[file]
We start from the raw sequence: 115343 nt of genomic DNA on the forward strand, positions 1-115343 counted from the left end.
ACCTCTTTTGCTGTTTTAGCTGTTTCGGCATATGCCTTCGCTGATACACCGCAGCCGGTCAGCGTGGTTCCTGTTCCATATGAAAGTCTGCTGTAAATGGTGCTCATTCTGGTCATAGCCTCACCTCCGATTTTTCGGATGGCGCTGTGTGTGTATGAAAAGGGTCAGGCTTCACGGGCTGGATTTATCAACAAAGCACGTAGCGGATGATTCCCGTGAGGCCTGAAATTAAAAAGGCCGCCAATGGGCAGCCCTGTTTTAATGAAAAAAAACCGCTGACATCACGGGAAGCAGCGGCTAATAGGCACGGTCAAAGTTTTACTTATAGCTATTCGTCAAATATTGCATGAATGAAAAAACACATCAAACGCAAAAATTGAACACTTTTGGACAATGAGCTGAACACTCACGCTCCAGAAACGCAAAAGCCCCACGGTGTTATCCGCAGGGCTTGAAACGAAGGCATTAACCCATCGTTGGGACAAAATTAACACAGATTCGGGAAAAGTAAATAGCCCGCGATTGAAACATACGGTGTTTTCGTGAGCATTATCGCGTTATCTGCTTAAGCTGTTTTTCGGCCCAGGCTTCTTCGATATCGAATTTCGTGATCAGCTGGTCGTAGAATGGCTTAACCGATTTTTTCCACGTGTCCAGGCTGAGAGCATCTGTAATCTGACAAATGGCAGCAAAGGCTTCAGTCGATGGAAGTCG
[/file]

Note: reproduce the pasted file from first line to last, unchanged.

We start from the raw sequence: 115343 nt of genomic DNA on the forward strand, positions 1-115343 counted from the left end.
ACCTCTTTTGCTGTTTTAGCTGTTTCGGCATATGCCTTCGCTGATACACCGCAGCCGGTCAGCGTGGTTCCTGTTCCATATGAAAGTCTGCTGTAAATGGTGCTCATTCTGGTCATAGCCTCACCTCCGATTTTTCGGATGGCGCTGTGTGTGTATGAAAAGGGTCAGGCTTCACGGGCTGGATTTATCAACAAAGCACGTAGCGGATGATTCCCGTGAGGCCTGAAATTAAAAAGGCCGCCAATGGGCAGCCCTGTTTTAATGAAAAAAAACCGCTGACATCACGGGAAGCAGCGGCTAATAGGCACGGTCAAAGTTTTACTTATAGCTATTCGTCAAATATTGCATGAATGAAAAAACACATCAAACGCAAAAATTGAACACTTTTGGACAATGAGCTGAACACTCACGCTCCAGAAACGCAAAAGCCCCACGGTGTTATCCGCAGGGCTTGAAACGAAGGCATTAACCCATCGTTGGGACAAAATTAACACAGATTCGGGAAAAGTAAATAGCCCGCGATTGAAACATACGGTGTTTTCGTGAGCATTATCGCGTTATCTGCTTAAGCTGTTTTTCGGCCCAGGCTTCTTCGATATCGAATTTCGTGATCAGCTGGTCGTAGAATGGCTTAACCGATTTTTTCCACGTGTCCAGGCTGAGAGCATCTGTAATCTGACAAATGGCAGCAAAGGCTTCAGTCGATGGAAGTCG